It’s not your imagination: your bus trip is taking longer than it used to. Since 2013, local bus speeds have fallen about 5%, and rapid bus speeds are down more than 10%. Despite the branded limited-stop service, rapids now average about the same speed as locals. Buses are also running late more frequently these days. One in three rapid buses are late in 2017, an increase of over 30% from 2013.
Speed and reliability are major factors in deciding whether or not to take transit. After all, time spent on the bus is time not spent at work or at home. Even for drivers, the perception that buses are slow and not likely to show up when you need them forms a barrier to trying transit. These should be key focus areas for Metro as the transit agency endeavors to reinvigorate its bus network. Metro is already preparing to conduct a multiyear analysis of the network that will inform a potential systemwide “reimagining and restructuring,” but do we really have to wait years before we begin to address bus speeds?
Reversing the bus slowdown will likely require a toolbox approach, implementing separate fixes for the individual causes of delay. One tool that Metro has already tested is what’s known as all-door boarding. All-door boarding, or ADB, is simply the practice of allowing passengers to enter transit from either the front or rear doors. ADB is already in effect on Metro’s rail lines, but has been tried out only on a limited basis for buses.
Throughout the bus network, passengers are generally required to enter through the front doors, tapping their TAP card or paying as they board. This single entry point can significantly increase the amount of time a bus has to wait at a given stop, slowing down service and potentially leading to delays. Generally speaking, the primary justification of front-door boarding is that it ensures a high rate of fare compliance. The experience of other cities, though, should give us reason to doubt that this perceived benefit really exists.
In February this year, the National Association of City Transportation Officials and TransitCenter released a whitepaper called “Better Boarding, Better Buses: Streamlining Boarding & Fares” that analyzed the impact of all-door boarding in North American transit systems. In San Francisco and New York, two of the study cities that opted for a wider implementation of ADB, fare evasion not only did not increase, but it actually declined.
San Francisco implemented all-door boarding across its bus network in 2012, and, according to NACTO and TransitCenter, it remains the only U.S. transit agency to institute systemwide all-door boarding. Since ADB was instituted, the program has proven to be a major success, speeding up buses throughout the city and standardizing the time it takes to board passengers. In SFMTA’s final report evaluating the program, the transit operator found that ADB reduced passenger boarding time by 38% at the busiest stops and helped improve reliability. Bus speeds were up 2% across the network.
In New York City, the municipal rapid network, called the Select Bus Service, experienced even more pronounced changes in passenger boarding time after the implementation of all-door boarding. On some lines, boarding now takes half as long as it used to.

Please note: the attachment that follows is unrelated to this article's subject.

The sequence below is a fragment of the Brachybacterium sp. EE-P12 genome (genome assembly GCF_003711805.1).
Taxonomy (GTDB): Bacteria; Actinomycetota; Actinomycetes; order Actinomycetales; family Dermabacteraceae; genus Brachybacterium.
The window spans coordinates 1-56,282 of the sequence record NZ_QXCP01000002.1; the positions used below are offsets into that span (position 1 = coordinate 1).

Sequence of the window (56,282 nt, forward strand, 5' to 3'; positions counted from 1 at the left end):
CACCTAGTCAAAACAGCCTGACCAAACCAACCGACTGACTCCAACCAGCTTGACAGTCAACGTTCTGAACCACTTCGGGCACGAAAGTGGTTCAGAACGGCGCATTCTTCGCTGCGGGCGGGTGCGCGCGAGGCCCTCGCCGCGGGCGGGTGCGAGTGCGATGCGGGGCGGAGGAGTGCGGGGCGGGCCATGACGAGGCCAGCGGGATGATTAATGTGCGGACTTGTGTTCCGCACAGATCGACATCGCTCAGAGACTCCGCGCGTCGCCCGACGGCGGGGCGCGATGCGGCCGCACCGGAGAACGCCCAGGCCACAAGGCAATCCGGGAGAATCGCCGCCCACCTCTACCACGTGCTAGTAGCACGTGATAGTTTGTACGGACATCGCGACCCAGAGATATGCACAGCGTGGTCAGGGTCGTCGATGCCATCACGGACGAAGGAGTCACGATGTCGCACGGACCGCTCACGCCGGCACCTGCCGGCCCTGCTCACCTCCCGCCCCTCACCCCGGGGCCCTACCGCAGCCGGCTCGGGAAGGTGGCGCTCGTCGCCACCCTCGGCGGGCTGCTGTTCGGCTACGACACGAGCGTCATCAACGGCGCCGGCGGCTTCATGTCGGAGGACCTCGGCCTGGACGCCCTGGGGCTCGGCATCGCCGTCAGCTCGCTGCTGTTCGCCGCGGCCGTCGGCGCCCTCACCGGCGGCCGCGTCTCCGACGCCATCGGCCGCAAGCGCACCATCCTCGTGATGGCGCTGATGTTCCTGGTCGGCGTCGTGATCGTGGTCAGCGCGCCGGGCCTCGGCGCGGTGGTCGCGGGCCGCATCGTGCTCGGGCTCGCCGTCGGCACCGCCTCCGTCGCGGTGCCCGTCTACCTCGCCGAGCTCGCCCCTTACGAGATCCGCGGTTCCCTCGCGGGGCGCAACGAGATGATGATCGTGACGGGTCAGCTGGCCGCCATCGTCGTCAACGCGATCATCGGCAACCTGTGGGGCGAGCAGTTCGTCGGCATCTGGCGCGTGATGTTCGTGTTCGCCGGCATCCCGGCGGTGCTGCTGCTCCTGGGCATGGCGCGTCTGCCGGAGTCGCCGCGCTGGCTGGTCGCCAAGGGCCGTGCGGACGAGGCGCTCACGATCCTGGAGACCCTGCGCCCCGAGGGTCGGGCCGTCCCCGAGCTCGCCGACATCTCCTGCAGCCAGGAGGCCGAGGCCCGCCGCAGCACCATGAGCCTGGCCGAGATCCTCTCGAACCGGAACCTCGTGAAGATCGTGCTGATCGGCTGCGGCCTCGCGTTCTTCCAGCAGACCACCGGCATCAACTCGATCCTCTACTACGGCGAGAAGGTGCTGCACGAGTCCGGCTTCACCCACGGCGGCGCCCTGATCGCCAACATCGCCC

These cities are examples that show ADB can be scaled to include all rapid buses or even the entire network. But Metro can also look to its own pilot programs to see the potential of ADB. In 2015, Metro studied the impact of all-door boarding on the Wilshire rapid route, the busiest bus line in the county. During the pilot period, Metro’s data found that dwell time per passenger fell 32%, and staff estimated that additional time savings would be possible by requiring customers to have a loaded TAP card when they boarded. In its final evaluation, Metro’s report listed a number of additional benefits, including less crowding for passengers and reduced risk of injury as the bus began moving.
At the moment, all-door boarding is allowed only on the Orange and Silver Lines, the system’s Bus Rapid Transit routes. ADB was approved to continue indefinitely on the Silver Line in February after a pilot program found it to be extremely successful at improving on-time performance. Building off the experience of the Wilshire pilot, Metro required patrons to buy their fare before boarding, and now only TAP cards can be used on board the Silver Line.
Not only have Metro’s pilots proven that ADB works, they have also shown that it is extremely popular with riders. In evaluating the Wilshire pilot program, staff noted that ADB creates, “the perception of better service, which heavily influences a passenger’s decision to use transit.” Two-thirds of survey respondents found that boarding was “much faster” and nearly 90% of respondents said it was faster overall. A remarkable 82% of riders said they wanted to see ADB implemented.
In describing the lessons from case study cities, NACTO and TransitCenter emphasize that ADB should be implemented across bus networks to provide customers with a convenient and simple riding experience. If Metro has concerns about the logistics of a full-scale implementation, the rapid network, which has been hit harder by slowdowns and delays, would make an ideal next step in expanding ADB. It would also help provide the perception of BRT quality service on the rapid bus routes. ADB can be quickly instituted and would immediately begin to show results for Metro’s customers. At a time when every tool is needed, we shouldn’t hesitate to provide popular and effective solutions to help resuscitate our ailing bus service. For riders, every minute counts.